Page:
SYDNEY (Reuters) - There will be no Australian federal financing of a loan facility for Indian conglomerate Adani Enterprises Ltd to build a rail line to its proposed Carmichael coal project, a government frontbencher confirmed on Sunday.
Assistant minister for vocational education Karen Andrews told Sky News Speers on Sunday that financing a loan facility for the Adani rail line would not proceed.
“Given the position that the Labor state government actually took to the last election and their election, there won’t be financing from the Federal Government,” Andrews said in the televised interview.
Adani planned to use a A$900 million ($713.34 million)government loan to help build a 400 km (250 mile) rail line to connect its long-delayed Carmichael coal mine with a Pacific Ocean port in Queensland.
The loan was to come under the federal government’s Northern Australia Infrastructure Facility (NAIF) program but was vetoed by the newly elected Queensland state premier in December.
There had been media speculation that funding may have flowed to the project via legal work-arounds, but in a further blow to the proposed Carmichael coal mine project it was made clear on Sunday that this will not happen.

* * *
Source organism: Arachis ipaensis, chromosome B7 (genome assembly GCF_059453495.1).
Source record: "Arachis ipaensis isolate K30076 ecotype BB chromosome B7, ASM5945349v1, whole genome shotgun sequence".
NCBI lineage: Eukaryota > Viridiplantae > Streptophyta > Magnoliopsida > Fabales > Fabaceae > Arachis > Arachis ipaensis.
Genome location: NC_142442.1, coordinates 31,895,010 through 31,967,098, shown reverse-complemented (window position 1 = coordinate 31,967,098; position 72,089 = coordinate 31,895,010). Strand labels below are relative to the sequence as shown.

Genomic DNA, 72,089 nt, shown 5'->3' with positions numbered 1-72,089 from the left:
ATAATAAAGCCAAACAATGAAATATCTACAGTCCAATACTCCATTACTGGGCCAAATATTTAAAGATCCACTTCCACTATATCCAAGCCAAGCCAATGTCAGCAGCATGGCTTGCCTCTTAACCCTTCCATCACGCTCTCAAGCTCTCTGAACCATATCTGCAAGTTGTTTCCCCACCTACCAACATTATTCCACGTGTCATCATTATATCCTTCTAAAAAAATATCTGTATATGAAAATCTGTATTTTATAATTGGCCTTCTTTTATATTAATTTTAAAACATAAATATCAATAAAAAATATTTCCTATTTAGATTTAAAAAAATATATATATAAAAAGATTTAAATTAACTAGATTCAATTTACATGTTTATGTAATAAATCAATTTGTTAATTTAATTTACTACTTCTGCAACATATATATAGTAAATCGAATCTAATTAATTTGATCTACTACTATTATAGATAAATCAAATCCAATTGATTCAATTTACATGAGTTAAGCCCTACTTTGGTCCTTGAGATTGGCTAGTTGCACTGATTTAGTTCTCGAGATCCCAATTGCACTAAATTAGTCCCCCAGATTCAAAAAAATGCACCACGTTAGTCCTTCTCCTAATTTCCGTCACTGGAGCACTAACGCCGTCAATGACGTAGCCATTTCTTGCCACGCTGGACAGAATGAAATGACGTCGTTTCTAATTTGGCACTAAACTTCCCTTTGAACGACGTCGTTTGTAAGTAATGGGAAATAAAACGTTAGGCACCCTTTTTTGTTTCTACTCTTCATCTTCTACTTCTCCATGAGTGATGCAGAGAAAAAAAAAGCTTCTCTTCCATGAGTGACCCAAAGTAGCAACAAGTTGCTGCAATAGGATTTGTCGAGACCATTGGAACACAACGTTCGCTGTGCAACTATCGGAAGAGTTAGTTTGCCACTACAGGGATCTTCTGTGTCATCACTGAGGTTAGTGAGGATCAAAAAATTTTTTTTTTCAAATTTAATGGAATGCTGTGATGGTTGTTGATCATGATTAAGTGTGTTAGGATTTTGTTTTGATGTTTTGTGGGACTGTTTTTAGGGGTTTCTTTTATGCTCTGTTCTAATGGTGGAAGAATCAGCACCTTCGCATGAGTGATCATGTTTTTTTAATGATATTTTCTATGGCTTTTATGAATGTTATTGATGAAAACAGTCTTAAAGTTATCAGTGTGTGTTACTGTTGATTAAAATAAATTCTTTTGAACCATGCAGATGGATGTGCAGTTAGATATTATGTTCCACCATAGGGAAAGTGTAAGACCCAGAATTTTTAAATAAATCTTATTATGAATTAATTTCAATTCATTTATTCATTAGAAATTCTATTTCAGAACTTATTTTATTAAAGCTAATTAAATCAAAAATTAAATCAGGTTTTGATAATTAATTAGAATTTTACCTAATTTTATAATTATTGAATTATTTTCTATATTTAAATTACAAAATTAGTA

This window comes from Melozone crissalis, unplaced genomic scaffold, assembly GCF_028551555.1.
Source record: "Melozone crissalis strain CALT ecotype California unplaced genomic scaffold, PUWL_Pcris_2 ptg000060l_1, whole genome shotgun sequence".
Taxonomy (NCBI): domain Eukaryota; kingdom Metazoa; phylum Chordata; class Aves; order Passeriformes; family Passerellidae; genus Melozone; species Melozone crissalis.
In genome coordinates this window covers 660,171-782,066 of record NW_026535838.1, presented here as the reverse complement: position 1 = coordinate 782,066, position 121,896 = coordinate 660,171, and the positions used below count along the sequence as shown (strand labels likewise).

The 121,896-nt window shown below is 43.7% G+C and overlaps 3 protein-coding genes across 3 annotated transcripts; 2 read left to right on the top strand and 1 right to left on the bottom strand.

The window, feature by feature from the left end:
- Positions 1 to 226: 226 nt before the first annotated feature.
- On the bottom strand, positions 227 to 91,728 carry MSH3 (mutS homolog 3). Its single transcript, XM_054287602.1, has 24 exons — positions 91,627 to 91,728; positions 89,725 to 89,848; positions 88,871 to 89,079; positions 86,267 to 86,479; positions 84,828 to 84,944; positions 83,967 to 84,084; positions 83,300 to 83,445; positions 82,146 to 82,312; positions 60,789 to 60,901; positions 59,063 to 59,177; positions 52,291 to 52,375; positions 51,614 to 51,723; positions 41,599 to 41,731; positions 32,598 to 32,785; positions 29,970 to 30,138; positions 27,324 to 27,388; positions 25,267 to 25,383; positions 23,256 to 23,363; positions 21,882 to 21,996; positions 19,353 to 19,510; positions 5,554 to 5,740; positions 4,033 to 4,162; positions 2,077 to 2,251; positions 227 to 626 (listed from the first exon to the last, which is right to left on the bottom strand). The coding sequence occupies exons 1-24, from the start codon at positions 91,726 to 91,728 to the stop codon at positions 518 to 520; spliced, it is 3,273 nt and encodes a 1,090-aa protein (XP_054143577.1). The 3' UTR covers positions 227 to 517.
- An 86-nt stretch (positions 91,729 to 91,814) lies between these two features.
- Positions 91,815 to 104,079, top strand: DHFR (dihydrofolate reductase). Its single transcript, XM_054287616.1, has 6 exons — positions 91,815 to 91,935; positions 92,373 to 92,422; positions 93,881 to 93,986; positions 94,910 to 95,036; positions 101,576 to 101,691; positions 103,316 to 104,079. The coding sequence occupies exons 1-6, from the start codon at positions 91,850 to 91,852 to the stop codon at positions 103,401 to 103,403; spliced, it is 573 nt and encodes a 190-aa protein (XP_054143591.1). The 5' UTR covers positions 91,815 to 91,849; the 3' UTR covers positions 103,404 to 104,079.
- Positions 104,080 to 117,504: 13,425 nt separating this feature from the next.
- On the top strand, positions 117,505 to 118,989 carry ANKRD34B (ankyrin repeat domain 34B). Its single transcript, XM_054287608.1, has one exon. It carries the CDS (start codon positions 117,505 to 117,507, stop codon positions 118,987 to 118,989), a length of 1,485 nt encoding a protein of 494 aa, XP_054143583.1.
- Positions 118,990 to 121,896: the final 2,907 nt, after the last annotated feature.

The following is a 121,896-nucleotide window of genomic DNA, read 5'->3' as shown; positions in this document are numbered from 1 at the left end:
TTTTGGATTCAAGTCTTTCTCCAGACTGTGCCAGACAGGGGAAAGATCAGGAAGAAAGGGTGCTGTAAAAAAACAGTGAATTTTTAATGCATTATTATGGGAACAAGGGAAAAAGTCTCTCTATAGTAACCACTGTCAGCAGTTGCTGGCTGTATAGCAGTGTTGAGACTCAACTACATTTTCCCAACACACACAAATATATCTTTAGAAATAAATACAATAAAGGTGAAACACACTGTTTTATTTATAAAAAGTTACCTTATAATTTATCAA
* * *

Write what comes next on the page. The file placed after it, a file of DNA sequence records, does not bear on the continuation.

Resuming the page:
Resource Minister Matt Canavan’s office confirmed there is no funding proposal other than the NAIF loan application which will not proceed.
Adani could not be immediately reached for comment, but told Reuters in December that it would develop the mine on an owner-operator basis.
It then canceled an agreement with Downer EDI Ltd worth a reported A$2 billion to outsource the mine’s operation.
The proposed A$16.5 billion Carmichael project, which would be the largest coal mine in Australia if built, has attracted protests from environmentalists.
A number of lenders including Deutsche Bank AG, Commonwealth Bank of Australia and two Chinese state banks, have said they will not provide funding for the Adani coal mine project, given the opposition to investment in fossil fuels.
Reporting by Alison Bevege